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Stieg Larsson heirs remain in dispute

AFP/The Local · 16 Jun 2010, 07:57

Published: 16 Jun 2010 07:57 GMT+02:00

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"The discussions which have been going on for six months between Stieg Larsson's heirs and his former partner Eva Gabrielsson have ended," the writer's brother and father said in a statement on Tuesday.

"Unfortunately, she did not want to accept all or part of our proposal," they wrote.

The author of the three cult thrillers left behind a wrenching drama when he died suddenly of a heart attack at age 50 in 2004. He died without a will and since he and his partner of 32 years were not married and had no children, his estate went to his father and brother, in accordance with Swedish law.

That included royalties from the books -- and sale of film rights -- whose English titles are "The Girl with the Dragon Tattoo", "The Girl Who Played with Fire", and "The Girl Who Kicked the Hornet's Nest".

Millions of copies have been sold worldwide.

Even though Larsson and Gabrielsson were a couple for 32 years, she does not legally inherit as there is somewhat surprisingly no common law marriage in a generally progressive Sweden.

Swedish public opinion has been sympathetic towards the woman seen as his widow after being excluded from the riches of his publishing phenomenon.

According to Larsson's family, she has turned down their offers of a pay off.

In the autumn the pair offered Gabrielsson a 20 million kronor ($2.6 million) settlement. According to an often quoted estimate revenues from the books and films amount to more than 200 million kronor.

Story continues below…

Rumours persist that Gabrielsson had an active role in the editing of the three novels chronicling the adventures of Mikael Blomkvist, a journalist like Larsson, and a young computer hacker and punky cohort in solving mysteries, Lisbeth Salander.

Gabrielsson has declined to comment on the rumours ahead of the publication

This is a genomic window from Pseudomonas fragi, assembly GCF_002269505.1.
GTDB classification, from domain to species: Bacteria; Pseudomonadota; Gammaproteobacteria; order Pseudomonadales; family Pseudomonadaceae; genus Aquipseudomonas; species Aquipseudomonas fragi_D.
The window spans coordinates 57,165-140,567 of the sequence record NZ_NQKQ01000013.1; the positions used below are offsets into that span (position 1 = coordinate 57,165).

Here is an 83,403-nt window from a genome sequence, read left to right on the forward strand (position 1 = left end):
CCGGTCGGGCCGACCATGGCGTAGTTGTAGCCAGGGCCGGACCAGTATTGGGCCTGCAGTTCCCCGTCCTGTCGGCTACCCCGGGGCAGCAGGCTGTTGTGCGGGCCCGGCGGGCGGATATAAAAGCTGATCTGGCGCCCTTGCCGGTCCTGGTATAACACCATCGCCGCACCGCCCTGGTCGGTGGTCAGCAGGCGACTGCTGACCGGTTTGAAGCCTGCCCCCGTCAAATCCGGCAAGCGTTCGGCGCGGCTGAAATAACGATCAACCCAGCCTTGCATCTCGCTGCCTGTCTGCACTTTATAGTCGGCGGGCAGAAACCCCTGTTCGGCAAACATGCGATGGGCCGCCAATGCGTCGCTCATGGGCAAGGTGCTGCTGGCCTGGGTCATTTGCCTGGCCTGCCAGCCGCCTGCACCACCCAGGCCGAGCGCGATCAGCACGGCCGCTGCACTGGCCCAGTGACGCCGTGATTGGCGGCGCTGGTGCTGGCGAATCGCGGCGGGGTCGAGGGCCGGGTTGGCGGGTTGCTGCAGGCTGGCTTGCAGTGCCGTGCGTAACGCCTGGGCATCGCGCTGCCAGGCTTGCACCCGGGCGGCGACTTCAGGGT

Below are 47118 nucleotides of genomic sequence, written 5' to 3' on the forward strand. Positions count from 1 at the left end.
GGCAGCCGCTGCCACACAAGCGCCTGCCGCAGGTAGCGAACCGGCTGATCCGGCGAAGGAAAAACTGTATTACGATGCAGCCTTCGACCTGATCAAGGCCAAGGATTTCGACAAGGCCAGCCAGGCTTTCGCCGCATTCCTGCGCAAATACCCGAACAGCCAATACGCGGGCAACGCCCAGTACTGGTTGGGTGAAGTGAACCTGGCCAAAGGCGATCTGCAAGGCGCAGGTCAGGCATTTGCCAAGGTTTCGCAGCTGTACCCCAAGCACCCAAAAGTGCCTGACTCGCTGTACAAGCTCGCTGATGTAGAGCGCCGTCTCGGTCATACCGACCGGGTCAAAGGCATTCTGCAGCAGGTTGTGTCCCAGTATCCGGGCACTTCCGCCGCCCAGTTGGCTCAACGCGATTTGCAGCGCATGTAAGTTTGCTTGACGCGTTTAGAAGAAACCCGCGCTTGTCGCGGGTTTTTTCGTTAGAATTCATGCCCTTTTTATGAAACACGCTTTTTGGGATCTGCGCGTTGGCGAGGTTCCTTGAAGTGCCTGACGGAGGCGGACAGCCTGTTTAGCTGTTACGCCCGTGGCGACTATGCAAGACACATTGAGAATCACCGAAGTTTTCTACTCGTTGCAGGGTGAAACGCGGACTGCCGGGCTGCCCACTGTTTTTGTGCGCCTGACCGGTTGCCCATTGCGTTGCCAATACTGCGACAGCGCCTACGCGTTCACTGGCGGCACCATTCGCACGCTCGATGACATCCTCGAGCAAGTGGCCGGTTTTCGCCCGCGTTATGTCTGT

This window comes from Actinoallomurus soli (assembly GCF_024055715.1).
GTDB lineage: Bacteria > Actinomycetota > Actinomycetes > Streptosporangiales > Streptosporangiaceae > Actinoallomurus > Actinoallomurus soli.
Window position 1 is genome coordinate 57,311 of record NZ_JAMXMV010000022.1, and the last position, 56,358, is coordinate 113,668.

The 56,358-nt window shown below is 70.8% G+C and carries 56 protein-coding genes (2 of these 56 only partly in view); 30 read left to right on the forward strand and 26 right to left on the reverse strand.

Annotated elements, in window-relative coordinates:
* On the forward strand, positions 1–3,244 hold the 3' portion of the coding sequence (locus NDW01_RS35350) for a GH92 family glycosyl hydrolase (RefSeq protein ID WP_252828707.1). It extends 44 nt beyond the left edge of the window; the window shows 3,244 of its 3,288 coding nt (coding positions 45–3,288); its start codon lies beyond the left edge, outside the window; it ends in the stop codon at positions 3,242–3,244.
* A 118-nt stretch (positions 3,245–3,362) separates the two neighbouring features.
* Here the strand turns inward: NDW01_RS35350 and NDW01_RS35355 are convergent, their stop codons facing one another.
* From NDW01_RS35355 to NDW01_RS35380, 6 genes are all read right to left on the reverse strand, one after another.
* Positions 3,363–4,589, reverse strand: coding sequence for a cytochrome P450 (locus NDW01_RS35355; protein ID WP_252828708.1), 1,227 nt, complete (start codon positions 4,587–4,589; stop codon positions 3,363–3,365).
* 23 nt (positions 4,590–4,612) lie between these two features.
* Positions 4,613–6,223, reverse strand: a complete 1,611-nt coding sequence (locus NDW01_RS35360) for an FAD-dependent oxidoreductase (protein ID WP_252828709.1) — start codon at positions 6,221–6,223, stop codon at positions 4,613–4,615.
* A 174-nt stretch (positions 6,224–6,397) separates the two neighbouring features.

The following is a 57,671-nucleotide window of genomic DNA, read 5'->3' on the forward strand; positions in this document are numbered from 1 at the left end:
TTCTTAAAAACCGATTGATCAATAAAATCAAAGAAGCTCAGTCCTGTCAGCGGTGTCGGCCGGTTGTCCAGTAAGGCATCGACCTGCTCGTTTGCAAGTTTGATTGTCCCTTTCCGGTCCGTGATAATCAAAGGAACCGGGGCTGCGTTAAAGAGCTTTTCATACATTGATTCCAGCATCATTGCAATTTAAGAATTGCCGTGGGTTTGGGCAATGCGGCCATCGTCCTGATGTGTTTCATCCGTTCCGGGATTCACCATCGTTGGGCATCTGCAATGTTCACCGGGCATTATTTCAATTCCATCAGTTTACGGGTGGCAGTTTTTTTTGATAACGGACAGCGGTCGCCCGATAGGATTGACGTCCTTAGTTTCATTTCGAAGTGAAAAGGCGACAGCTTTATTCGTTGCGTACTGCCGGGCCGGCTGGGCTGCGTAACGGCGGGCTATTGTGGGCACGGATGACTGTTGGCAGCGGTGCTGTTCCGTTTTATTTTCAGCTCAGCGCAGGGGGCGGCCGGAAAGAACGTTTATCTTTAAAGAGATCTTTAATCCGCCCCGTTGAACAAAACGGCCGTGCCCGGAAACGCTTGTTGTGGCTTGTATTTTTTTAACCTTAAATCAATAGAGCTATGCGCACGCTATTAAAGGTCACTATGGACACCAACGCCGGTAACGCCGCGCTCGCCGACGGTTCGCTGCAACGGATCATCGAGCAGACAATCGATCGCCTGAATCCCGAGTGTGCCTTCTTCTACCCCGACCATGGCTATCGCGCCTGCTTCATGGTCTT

soon of a book she has written about her life with Larsson and reviewing what she argues to be the archaic legislation addressing common law partnership (sambolagen).

AFP/The Local (news@thelocal.se)

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Your comments about this article

09:03 June 16, 2010 by KingArthur
I think its an outrage to trie to buy her of with 20 mil kroner. She was his partner for over 30 years for christ sake. i can understand the brother and the father wanting to have some of the cake as well. BUT. They should have been more fair. If they admit to the relation ship stieg and his partner had. They should take a smaller cut. Its wierd sweden doesnt have anything in the law about this. Here you can see again. as soon money come´s in play. People get as wolves.
10:11 June 16, 2010 by calebian22
Life is unfair. Either Larsson didn't want her to have anything or he was incompetant. Whatever the reason, the law is clear. She should have taken the offer.

However, as the brother and father of Larsson, maybe they have a unique insight into the personal relationship that she and Steig had. Public personas of all Swedes are almost always radically different than the ones they show their loved ones behind closed doors (jantelagen). Thirty years is a long time to learn the character of a person. Who knows? 20 million may be extremely generous.
10:59 June 16, 2010 by DAVID T
I doubt she'll get anything - maybe she doesn't need the money and it's a principle issue
11:24 June 16, 2010 by jwlundgren
I thought unmarried partners had the same rights as married. (new immigrant). Or is it that it was never 'registered'?
18:45 June 16, 2010 by Kevin Harris
# Calebian22

"Life is unfair. Either Larsson didn't want her to have anything or he was incompetant. Whatever the reason, the law is clear. She should have taken the offer.


There is a third possibility. Perhaps he just died early, suddenly, unexpectedly. and intestate. That one seems highly likely in the light of the information above, which is available for you to read later and hopefully before you offer us another post on the subject.
19:12 June 16, 2010 by calebian22

Death is often unexpected. What he never heard of a will in the 50 years of his life? I stand by my original post.
09:43 January 20, 2011 by mic_comte
He wrote one will during his life, in favor of the communist party of Lapland. The will was not properly registered so it was void, But note that at this time he was already with her and didn't want to give her anything.

Nobody knows if he really wanted Eva Gabrielsson to inherit him, people just make assumptions.
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